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Any new small charcoal retorts out there?

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Superb. Good luck with your sales, looks lovely stuff. 5 or 6 pallets per burn is brilliant, must be very efficient in the firebox? Does it work like a modern stove?

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Good stuff HertsWood. How big is you charge chamber

 

 

My MK2 will be ready for another round in a day or two. Now got a thermometer and probe. Cant put it into the charge chamber but can get it into the fire box or touching the outside of the charge chamber. What sort of temperature should I be looking to have these at and should it be steady throughout the burn?

 

Thanks

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Good stuff HertsWood. How big is you charge chamber

 

My MK2 will be ready for another round in a day or two. Now got a thermometer and probe. Cant put it into the charge chamber but can get it into the fire box or touching the outside of the charge chamber. What sort of temperature should I be looking to have these at and should it be steady throughout the burn?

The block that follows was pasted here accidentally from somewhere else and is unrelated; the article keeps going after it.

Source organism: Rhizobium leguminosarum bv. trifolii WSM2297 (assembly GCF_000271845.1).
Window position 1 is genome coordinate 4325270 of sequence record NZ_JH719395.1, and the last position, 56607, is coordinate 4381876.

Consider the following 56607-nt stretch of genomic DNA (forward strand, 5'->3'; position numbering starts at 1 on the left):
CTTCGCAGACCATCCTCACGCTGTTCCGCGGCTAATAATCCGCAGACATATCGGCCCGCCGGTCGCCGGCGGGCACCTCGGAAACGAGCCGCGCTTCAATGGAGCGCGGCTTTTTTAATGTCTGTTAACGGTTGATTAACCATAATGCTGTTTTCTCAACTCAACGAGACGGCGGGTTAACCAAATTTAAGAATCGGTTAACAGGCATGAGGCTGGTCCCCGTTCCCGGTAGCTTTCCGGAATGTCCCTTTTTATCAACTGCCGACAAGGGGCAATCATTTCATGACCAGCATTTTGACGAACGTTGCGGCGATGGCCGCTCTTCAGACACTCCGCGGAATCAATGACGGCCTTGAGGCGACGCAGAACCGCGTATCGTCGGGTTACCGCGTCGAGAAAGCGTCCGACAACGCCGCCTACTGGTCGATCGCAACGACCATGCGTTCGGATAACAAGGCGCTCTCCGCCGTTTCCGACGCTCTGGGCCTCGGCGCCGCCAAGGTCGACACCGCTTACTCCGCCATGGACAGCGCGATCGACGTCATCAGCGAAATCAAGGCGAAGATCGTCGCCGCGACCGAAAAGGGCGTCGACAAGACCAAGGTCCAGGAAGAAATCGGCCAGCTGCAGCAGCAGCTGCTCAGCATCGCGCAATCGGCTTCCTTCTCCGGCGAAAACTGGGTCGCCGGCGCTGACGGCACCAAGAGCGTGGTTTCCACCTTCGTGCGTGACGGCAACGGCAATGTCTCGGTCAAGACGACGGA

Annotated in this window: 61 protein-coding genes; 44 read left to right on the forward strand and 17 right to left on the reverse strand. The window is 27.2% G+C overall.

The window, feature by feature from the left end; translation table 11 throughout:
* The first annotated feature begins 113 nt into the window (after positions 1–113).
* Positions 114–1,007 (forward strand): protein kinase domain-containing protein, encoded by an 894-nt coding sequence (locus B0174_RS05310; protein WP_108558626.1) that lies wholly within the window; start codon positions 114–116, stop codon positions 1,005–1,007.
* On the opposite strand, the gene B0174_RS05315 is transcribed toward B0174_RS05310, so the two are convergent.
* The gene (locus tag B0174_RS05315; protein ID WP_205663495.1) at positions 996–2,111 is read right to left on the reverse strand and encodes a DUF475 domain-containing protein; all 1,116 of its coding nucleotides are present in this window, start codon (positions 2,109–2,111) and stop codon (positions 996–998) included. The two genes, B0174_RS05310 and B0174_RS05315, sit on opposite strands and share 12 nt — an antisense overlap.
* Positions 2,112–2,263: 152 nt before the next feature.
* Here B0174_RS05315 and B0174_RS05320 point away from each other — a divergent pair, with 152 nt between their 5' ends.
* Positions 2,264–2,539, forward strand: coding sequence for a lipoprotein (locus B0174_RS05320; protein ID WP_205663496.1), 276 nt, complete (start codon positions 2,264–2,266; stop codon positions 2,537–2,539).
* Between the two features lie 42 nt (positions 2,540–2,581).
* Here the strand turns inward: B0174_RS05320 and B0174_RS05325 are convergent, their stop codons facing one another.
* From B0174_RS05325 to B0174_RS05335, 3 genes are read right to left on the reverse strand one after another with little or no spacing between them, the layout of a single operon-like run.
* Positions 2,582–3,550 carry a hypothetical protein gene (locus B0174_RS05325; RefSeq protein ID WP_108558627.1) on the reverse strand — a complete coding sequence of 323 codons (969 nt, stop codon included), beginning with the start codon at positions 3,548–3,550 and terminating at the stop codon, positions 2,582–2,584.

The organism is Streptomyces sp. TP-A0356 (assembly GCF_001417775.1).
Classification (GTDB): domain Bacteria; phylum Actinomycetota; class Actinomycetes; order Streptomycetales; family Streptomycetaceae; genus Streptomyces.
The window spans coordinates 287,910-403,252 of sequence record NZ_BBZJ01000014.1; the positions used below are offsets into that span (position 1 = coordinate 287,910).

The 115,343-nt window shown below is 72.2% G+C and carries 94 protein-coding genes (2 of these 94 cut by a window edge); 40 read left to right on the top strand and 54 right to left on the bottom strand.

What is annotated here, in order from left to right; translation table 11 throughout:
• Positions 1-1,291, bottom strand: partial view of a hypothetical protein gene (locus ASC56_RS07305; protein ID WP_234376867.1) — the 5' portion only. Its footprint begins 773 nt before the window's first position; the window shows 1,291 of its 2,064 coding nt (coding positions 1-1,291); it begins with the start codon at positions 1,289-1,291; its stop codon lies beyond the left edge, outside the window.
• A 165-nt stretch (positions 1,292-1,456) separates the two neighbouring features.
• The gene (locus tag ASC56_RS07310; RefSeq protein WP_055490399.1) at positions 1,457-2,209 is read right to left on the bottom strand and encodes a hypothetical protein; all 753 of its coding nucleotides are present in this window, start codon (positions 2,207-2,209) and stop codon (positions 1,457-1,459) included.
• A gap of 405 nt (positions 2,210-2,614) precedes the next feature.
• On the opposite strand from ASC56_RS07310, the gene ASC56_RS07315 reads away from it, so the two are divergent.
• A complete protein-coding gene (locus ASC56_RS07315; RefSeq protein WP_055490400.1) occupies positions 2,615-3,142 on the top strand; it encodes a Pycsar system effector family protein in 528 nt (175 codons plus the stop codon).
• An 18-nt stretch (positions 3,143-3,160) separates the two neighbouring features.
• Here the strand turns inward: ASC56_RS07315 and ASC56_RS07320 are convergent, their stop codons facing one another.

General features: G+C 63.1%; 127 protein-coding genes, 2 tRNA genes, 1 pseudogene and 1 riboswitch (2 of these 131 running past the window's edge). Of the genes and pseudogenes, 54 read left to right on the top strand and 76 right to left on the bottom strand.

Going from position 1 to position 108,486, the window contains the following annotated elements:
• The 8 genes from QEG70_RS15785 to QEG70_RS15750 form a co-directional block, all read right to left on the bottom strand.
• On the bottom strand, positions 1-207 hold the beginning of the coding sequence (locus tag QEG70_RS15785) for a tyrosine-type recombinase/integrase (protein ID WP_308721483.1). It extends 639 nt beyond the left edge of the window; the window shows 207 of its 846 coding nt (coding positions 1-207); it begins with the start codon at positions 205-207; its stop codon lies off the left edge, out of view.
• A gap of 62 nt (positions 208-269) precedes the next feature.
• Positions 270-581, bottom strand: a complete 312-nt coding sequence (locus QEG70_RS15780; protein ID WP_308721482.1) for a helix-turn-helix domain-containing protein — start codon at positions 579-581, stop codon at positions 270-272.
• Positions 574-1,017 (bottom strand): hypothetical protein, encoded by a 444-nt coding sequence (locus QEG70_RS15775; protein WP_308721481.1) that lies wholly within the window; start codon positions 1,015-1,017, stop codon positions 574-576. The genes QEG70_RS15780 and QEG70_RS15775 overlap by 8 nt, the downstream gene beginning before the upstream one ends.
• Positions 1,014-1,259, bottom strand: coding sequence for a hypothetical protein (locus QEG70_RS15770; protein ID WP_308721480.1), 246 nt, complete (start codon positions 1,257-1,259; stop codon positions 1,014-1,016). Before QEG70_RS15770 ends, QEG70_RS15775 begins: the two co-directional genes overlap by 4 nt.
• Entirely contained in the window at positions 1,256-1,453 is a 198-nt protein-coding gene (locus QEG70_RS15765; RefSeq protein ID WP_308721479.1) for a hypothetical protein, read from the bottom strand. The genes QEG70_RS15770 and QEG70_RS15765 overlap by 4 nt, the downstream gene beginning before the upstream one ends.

Thanks

 

Great stuff :thumbup:

In the Village Idiot thread I think it mentions keeping things at 500deg C.... and not beyond 550deg C but you might want to have a double check on that.

 

Got fingers crossed for ya....

cheers, steve

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Thanks Steve

 

Will track down TVIs thread and have another look through. I thought the Exeter measured flue exit temperatures though but could be mistaken

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Got MK2 fired up but only time for one charges worth. Got temperature sort of under control but better sealing required as it still climbed to 600C for a bit. Flue and firebox seem to get pretty much the same temperature so can see why the Exeter just measures here. Mine has a 6mm hole now drilled in the side :001_rolleyes:

 

So much less exciting having things under control though and other than a bit of smoke you would not have known the thing was running. No heat issues this time apart from the stainless angle that support the charge has still sagged even at these much lower temps. Got to work tomorrow so will not get to check the charcoal until tomorrow night.

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Well the charcoal is fine but looks no different from my other burns which presumably were hotter.

 

How does the temperature it's made at affect the charcoal?

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Well the charcoal is fine but looks no different from my other burns which presumably were hotter.

 

How does the temperature it's made at affect the charcoal?

 

The proportion of fixed carbon increases but the yield decreases, so at 400C you can get a yield of 45% high volatiles char from scots pine but at 900C this reduces to 15% of the initial dry wood but its fixed carbon is nigh on 100%.